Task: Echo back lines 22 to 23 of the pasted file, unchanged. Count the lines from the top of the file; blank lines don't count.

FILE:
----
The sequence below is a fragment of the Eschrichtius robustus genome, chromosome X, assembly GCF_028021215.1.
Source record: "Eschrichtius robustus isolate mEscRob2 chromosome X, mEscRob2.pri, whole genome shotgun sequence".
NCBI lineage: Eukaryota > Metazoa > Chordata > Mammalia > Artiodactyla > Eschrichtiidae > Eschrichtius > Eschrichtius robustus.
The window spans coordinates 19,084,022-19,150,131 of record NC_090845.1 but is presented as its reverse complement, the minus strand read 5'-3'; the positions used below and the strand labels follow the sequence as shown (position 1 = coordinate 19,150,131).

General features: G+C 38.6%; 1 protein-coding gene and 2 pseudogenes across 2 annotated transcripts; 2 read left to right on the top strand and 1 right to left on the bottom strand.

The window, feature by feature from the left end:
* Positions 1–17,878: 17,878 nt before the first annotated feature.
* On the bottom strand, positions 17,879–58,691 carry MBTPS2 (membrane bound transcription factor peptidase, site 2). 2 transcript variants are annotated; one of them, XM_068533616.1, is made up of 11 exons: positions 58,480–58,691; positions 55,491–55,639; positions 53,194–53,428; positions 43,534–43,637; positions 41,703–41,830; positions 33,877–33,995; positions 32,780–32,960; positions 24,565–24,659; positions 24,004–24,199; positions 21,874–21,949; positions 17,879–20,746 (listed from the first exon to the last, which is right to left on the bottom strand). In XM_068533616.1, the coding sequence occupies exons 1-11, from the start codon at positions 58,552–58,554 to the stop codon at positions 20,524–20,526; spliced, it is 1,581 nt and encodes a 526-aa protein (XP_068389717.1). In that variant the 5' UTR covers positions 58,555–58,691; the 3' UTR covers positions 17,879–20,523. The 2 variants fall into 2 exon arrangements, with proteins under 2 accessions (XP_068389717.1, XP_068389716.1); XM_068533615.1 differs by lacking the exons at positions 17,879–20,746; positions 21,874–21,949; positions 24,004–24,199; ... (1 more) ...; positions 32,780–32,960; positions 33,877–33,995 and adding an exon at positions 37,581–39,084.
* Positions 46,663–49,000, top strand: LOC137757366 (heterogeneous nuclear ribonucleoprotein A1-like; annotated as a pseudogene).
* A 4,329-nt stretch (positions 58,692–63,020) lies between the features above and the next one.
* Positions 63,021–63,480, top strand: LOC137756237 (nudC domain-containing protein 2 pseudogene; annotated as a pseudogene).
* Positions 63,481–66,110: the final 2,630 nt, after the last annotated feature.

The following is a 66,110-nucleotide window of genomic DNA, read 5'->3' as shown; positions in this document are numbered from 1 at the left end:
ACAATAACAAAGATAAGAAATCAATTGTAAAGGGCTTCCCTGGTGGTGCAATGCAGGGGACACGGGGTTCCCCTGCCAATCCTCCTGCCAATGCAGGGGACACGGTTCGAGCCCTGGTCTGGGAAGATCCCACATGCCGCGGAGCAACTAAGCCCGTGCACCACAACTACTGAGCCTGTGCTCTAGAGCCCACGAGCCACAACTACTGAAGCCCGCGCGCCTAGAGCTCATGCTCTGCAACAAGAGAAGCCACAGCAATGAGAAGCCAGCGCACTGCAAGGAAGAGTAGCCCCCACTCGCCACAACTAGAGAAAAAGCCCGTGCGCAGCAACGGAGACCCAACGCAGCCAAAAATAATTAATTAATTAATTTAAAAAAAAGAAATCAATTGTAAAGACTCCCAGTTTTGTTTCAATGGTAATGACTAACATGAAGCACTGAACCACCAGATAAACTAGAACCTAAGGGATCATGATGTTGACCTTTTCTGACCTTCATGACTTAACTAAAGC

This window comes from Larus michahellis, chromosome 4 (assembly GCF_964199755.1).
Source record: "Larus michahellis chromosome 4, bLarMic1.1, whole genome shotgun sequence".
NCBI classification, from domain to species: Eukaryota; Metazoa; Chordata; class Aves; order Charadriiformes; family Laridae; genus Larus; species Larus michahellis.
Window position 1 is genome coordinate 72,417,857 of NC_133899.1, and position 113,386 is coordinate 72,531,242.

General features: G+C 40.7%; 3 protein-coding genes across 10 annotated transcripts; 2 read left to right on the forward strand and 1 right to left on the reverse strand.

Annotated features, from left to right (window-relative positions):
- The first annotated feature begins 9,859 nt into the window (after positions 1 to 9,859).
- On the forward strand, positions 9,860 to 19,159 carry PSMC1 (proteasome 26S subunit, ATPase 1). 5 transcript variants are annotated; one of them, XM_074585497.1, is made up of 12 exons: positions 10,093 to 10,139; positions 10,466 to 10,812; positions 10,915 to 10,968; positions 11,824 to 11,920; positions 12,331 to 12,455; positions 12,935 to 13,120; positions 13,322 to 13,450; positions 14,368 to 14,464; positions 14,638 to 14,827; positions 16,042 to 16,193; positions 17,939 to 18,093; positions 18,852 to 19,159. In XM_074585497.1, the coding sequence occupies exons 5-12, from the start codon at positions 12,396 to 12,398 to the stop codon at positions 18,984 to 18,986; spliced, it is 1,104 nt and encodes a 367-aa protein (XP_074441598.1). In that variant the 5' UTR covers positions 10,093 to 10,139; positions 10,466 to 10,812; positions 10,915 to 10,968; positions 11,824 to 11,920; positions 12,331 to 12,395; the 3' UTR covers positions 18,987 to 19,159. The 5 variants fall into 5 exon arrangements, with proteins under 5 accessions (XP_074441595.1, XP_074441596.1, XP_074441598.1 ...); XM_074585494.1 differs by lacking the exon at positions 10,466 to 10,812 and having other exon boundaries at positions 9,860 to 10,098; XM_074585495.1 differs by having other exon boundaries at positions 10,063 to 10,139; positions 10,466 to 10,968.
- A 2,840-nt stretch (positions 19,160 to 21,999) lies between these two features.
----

- On the forward strand, positions 9,860 to 19,159 carry PSMC1 (proteasome 26S subunit, ATPase 1). 5 transcript variants are annotated; one of them, XM_074585497.1, is made up of 12 exons: positions 10,093 to 10,139; positions 10,466 to 10,812; positions 10,915 to 10,968; positions 11,824 to 11,920; positions 12,331 to 12,455; positions 12,935 to 13,120; positions 13,322 to 13,450; positions 14,368 to 14,464; positions 14,638 to 14,827; positions 16,042 to 16,193; positions 17,939 to 18,093; positions 18,852 to 19,159. In XM_074585497.1, the coding sequence occupies exons 5-12, from the start codon at positions 12,396 to 12,398 to the stop codon at positions 18,984 to 18,986; spliced, it is 1,104 nt and encodes a 367-aa protein (XP_074441598.1). In that variant the 5' UTR covers positions 10,093 to 10,139; positions 10,466 to 10,812; positions 10,915 to 10,968; positions 11,824 to 11,920; positions 12,331 to 12,395; the 3' UTR covers positions 18,987 to 19,159. The 5 variants fall into 5 exon arrangements, with proteins under 5 accessions (XP_074441595.1, XP_074441596.1, XP_074441598.1 ...); XM_074585494.1 differs by lacking the exon at positions 10,466 to 10,812 and having other exon boundaries at positions 9,860 to 10,098; XM_074585495.1 differs by having other exon boundaries at positions 10,063 to 10,139; positions 10,466 to 10,968.
- A 2,840-nt stretch (positions 19,160 to 21,999) lies between these two features.